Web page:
Is rod diameter associated with the rate of rod fracture in patients treated with magnetically controlled growing rods?

Growing Spine Study Group, Children’s Spine Study Group

Research output: Contribution to journalArticlepeer-review

Abstract

Introduction: Few risk factors for fracture in magnetically controlled growing rods (MCGR) have been identified. We hypothesize an increased rate of rod fracture in small diameter rods compared to large diameter rods in patients with early-onset scoliosis (EOS). The purpose of this study was to determine the association between the diameter of MCGR constructs and the rate of rod fracture. Methods: Patients with EOS who underwent MCGR implantation—primary or conversion—from 2013 to 2018 were identified from two registries including 40 centers. Rod diameter sizes greater than 5.0 mm or less than or equal to 5.0 mm were defined as “Large” and “Small” rods, respectively. Only dual-rod constructs were included. The primary outcome measure collected was rod fracture at any point in treatment up to the most recent follow-up. Cox regression was utilized for unequal follow-up to compare rate of breakage at the last follow-up between cohorts. Results: 527 patients with 1,054 rods were included. 552 (52.4%) rods had a diameter of less than or equal to 5.0 mm and 461 (43.7%) rods had a diameter of greater than 5.0 mm. 41 (3.9%) rods were missing a recorded rod diameter and were not included in the analysis to determine the association between the rate of fracture and rod diameter. 20 (1.9%) total rod fractures occurred: 9 (1.6%) rods with diameters of ≤ 5.0 mm, 10 (2.2%) rods with diameters of > 5.0 mm, and 1 uncategorized rod (p = 0.529). No difference in the rate of rod fracture or survival distribution was found between rod diameters of > 5.0 mm and ≤ 5.0 mm even after stratification by ambulatory status, major coronal curve, weight, or location of anchors. Discussion: Rod fracture appears to be a rare event in dual MCGR constructs and rod diameter does not seem to be associated with the incidence or rate of rod fracture. Surgeons may consider other criteria for selecting rod diameter in their patients such as patient size, amount of surgical correction, single vs. dual constructs, and risk of hardware prominence.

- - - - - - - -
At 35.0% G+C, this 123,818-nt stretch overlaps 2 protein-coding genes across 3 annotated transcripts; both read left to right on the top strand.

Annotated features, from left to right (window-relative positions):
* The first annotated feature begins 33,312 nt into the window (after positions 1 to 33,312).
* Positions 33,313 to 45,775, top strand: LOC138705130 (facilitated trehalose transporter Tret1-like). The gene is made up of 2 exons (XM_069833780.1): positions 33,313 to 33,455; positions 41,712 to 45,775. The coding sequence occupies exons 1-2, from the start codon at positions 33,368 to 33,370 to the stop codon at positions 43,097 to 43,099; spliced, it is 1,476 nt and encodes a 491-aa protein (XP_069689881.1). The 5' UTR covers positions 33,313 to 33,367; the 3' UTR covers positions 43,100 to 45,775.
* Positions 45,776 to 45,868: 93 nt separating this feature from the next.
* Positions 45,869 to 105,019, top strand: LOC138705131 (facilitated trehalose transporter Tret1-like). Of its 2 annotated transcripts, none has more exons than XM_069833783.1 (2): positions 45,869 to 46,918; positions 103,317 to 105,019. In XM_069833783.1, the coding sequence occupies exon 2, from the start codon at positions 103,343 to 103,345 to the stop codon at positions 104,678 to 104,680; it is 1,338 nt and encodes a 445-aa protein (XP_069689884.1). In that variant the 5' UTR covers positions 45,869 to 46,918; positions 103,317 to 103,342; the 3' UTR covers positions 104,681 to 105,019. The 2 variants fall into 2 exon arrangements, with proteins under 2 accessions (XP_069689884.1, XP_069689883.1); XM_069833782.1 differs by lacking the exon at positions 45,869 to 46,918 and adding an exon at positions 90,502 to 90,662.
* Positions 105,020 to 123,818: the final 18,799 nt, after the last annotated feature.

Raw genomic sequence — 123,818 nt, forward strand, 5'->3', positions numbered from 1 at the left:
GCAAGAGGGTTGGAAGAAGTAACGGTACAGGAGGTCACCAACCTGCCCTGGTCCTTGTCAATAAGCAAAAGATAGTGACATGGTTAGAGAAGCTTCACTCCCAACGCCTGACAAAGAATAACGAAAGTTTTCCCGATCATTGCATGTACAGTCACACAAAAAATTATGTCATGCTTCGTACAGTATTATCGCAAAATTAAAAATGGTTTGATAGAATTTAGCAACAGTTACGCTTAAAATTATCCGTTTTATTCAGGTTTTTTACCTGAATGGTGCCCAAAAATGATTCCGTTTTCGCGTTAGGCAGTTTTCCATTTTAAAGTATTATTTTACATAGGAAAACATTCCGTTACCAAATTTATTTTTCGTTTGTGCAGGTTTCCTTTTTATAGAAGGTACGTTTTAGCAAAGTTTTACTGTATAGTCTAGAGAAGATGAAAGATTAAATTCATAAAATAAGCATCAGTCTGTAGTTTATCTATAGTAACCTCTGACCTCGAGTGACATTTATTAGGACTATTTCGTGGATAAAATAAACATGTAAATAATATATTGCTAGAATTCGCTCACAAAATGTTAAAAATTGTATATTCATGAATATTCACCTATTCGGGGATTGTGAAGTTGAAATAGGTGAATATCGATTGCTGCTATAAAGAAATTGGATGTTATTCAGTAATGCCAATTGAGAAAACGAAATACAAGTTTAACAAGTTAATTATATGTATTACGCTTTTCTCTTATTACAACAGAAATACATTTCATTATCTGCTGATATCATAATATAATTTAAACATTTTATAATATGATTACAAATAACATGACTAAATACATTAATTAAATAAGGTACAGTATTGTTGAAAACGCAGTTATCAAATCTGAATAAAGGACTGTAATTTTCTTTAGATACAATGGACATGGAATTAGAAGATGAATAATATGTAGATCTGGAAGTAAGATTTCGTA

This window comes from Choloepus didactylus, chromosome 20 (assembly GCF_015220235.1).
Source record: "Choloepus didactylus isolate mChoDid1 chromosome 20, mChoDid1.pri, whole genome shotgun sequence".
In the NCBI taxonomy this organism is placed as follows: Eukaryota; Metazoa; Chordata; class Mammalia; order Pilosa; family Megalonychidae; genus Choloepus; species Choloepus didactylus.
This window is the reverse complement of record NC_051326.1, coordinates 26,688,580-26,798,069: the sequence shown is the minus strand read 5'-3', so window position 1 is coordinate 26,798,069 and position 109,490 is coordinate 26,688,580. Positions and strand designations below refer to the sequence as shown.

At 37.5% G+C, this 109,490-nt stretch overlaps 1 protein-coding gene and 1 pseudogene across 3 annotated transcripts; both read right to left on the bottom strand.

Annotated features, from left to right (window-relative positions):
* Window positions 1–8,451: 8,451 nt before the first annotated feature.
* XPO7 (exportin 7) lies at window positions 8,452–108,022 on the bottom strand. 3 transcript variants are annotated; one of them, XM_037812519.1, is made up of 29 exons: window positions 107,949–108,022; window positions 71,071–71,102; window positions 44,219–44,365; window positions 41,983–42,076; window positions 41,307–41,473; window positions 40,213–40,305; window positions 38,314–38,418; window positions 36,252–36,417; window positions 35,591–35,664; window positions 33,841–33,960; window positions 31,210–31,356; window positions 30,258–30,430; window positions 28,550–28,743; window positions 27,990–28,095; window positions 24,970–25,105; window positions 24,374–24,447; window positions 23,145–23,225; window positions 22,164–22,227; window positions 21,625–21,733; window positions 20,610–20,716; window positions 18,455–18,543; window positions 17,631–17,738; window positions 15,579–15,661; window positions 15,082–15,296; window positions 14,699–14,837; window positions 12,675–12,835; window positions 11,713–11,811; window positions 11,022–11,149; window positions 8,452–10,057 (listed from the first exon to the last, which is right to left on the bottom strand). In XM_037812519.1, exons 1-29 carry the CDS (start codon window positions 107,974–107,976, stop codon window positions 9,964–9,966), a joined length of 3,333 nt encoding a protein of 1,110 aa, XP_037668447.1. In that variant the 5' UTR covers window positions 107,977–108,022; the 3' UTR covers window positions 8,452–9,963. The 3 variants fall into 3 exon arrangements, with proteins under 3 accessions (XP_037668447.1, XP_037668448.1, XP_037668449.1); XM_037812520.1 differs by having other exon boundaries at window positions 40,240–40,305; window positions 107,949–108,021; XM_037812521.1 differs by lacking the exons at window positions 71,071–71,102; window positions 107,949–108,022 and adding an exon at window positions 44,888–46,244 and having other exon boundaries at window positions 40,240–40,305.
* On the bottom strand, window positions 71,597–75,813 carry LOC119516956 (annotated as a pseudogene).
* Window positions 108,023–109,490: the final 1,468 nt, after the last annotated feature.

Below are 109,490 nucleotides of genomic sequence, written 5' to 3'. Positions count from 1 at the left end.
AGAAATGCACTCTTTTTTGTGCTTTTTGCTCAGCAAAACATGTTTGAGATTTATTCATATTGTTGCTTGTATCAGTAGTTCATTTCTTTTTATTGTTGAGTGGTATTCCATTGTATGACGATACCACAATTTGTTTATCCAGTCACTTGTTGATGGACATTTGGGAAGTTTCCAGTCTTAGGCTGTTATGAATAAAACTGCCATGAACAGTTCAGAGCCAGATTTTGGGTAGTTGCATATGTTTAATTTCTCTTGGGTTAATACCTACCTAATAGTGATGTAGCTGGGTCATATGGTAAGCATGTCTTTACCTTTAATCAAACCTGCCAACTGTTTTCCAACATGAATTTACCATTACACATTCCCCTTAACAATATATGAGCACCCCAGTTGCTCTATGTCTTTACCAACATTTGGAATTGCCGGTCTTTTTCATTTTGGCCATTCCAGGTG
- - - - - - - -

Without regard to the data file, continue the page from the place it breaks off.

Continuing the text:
Original languageEnglish (US)
JournalSpine deformity
DOIs
StateAccepted/In press - 2020

Keywords

  • Early onset scoliosis
  • MCGR
  • Rod fracture

ASJC Scopus subject areas

  • Orthopedics and Sports Medicine

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